Who would think that such an unusual unit would appear on Åland? It’s been kept very well – it’s damn near mint aside from the little scratches on the top. The original service manual was a nice bonus, since it doesn’t seem to be available anywhere on the net.
Beaten up and left for dead, this guy was saved into my workshop, moments before being condemned to the scrap heap. Despite looking like (and probably having) it’s spent the last decade in a barn, it does power up and play. Sure, the power switch is broken and the right channel is stuck in pure class B … And the thermal overload LED is permanently lit, and a few bulbs are out. And some screws and the “rack feet” are missing. But it plays!
On the same town’s trip that I picked up the rather terrible Teleton, I picked up this considerably more awesome Akai. One channel didn’t fire when the seller so kindly demonstrated it, but that’s never stopped me before. The problem proved to be very simple once I got it into the shop: The speaker terminals had jammed open. Some contact spray cleared that right up!
An hour of my standard faceplate cleaning techniques didn’t work on this dirt, so I decided to let this guy be the test subject for something I’ve never done before: Silver polish. To the words of warning not to use it on textured silver, I paid no heed. And . . .
The result was above all expectations. It took a fair bit of rubbing to get the polish residue out of the brushed aluminium, but it was very much a worthwhile endeavour. The faceplate looks like new.
The radio is fantastic in this thing. It picks up all channels that it should, and it does it noiselessly and in stereo!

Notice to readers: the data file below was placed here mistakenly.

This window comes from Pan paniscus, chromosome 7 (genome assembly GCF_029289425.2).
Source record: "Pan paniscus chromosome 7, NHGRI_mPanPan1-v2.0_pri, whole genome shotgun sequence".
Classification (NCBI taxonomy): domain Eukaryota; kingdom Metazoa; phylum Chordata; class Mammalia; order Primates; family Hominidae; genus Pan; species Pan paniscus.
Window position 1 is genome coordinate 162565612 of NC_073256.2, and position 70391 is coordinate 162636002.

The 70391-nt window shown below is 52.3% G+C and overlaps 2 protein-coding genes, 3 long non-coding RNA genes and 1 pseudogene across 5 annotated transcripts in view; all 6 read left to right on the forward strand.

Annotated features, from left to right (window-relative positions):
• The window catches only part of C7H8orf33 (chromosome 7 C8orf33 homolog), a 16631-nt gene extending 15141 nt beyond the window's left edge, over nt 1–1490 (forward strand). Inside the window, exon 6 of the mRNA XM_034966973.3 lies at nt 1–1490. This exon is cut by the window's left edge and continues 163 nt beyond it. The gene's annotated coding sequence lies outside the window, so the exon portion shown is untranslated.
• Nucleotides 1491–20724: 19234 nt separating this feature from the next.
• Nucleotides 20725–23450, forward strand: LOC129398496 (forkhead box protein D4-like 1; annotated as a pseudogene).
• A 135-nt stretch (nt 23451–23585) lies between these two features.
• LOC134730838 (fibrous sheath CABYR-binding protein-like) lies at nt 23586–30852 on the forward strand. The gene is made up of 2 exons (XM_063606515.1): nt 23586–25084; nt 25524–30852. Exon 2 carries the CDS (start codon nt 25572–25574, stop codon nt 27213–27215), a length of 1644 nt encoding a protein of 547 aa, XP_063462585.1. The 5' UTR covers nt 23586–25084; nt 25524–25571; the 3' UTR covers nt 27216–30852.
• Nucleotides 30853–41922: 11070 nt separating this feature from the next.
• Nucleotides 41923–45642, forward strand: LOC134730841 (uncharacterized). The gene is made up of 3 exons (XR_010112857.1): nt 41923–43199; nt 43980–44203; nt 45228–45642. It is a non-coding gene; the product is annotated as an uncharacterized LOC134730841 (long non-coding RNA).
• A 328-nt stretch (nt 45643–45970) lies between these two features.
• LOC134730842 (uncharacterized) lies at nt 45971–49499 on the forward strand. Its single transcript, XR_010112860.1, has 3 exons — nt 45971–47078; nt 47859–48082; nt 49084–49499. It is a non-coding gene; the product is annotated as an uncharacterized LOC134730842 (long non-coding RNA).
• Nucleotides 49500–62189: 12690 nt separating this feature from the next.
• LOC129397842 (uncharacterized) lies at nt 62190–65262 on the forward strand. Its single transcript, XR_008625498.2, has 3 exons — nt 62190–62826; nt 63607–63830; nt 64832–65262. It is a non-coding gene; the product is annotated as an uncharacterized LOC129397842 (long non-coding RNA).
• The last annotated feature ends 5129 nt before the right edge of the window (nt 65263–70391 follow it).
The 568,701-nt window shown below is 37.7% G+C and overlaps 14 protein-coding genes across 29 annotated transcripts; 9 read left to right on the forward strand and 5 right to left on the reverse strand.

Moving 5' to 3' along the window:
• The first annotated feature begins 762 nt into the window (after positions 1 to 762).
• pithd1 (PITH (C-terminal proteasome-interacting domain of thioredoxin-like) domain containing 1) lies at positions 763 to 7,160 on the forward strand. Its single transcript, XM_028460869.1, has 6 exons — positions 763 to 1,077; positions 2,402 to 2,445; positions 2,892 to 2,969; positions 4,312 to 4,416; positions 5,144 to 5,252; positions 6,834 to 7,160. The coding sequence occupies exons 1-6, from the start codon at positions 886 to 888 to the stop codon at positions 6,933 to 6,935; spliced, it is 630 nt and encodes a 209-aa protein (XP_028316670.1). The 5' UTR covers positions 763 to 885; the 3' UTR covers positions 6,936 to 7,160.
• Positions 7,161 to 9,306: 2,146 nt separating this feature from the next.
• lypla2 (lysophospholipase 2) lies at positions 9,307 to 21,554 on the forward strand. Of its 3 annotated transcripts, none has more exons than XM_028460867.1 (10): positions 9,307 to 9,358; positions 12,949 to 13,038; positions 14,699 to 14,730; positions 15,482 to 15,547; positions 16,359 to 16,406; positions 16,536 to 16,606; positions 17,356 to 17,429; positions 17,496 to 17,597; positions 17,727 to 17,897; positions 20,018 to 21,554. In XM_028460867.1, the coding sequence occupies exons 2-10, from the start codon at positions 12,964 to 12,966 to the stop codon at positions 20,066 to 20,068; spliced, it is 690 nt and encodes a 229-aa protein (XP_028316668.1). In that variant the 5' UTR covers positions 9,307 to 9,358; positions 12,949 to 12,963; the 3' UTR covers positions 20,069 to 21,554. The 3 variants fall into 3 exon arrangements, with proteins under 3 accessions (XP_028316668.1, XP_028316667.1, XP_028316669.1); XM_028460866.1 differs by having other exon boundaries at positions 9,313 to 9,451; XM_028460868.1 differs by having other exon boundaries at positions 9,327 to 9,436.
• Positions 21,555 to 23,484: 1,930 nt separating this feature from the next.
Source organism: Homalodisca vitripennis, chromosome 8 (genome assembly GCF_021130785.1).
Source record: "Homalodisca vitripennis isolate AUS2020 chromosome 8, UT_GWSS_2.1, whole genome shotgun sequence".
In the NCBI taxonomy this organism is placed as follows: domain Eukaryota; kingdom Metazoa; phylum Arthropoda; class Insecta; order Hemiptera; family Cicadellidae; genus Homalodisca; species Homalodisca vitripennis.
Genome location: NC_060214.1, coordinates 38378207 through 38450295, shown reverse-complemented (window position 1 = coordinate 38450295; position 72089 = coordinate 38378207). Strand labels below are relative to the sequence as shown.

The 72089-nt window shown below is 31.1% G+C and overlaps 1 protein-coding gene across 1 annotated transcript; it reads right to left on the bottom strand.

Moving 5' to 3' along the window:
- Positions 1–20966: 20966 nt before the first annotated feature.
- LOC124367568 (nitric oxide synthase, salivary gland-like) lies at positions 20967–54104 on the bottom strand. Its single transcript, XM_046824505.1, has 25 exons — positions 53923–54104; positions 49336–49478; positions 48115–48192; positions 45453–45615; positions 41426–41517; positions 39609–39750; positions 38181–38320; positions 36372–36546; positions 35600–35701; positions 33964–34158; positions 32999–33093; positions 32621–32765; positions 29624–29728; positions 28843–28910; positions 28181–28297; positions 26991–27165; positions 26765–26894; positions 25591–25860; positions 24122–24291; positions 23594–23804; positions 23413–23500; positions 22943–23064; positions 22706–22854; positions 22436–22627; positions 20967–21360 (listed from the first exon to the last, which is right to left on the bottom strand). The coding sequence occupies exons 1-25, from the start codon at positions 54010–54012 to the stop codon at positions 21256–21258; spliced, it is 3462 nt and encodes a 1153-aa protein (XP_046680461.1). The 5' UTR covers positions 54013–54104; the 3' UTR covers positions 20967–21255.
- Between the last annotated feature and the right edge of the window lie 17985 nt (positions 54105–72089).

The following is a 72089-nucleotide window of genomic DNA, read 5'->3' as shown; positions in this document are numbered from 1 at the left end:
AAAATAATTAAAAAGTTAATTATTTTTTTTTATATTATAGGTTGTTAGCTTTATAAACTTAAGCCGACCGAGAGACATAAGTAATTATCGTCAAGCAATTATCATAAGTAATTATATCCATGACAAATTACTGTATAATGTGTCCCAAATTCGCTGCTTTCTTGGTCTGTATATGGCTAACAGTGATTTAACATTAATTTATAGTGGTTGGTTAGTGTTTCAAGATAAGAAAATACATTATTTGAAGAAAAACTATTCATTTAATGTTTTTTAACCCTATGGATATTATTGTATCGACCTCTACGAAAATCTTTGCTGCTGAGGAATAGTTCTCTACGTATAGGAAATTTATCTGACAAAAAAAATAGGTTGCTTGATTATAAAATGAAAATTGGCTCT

I also took the time to do an RMAA run of it, since I was curious as to how it compares to my Pioneer SX-424, a receiver in the same class.
The results are roughly what I’ve come to expect from cap-coupled receivers in this class, although I do wonder if that low-end bulge is intentional or not. Smart marketing if it is, shoddy engineering or out-of-spec components if it isn’t. I might take the time to re-cap this receiver some time in the future to see which it is.
I picked up this Teleton hifi ta500 for cheap the other day since Teleton was a to me unknown brand. Despite the very European sounding name (and oh-so 70’s German looks), the unit is made in Japan. It features such utterly lovely Japanese features such as exterior grid fuses under the same cover as the speaker fuses, and voltage selection by inserting fuses into different sockets. Indeed, the previous owners had gotten them confused, causing the unit to flip my breaker when I first plugged it in!
My unit missed the fuse cover as well, so it was quite fortunate that I got my hands on it before someone got seriously hurt. Unfortunately, the fuse designations must be printed on that cover, as my fuses were completely unlabelled. As aforementioned, voltage selection for the unit is set by inserting fuses in different sockets rather than by a switch. Experimentation revealed that the order is:
Speaker, speaker, 230V, 120V(?), 110V/100V(?)
Inserting fuses into all three “voltage selection” sockets will directly short-circuit the plug.
There is absolutely nothing remarkable about the inside of this unit. It’s a bog standard STK461 based amplifier with tone control and a radio. I suppose it’s a good thing, as it’s very hard to screw such a design up. It runs on a fairly high voltage for the STK461, about +/-30V. The transformer is relatively big for a 20WPC amp – the 4700µF caps are not. The tuner is absolutely horrific, and would barely pick up any channels at all where all other units I own will.
The unit is otherwise fairly sturdily built and I can see it taking a lot of physical abuse without failing. Mine cleaned up quite nicely, but it’s not a keeper for that.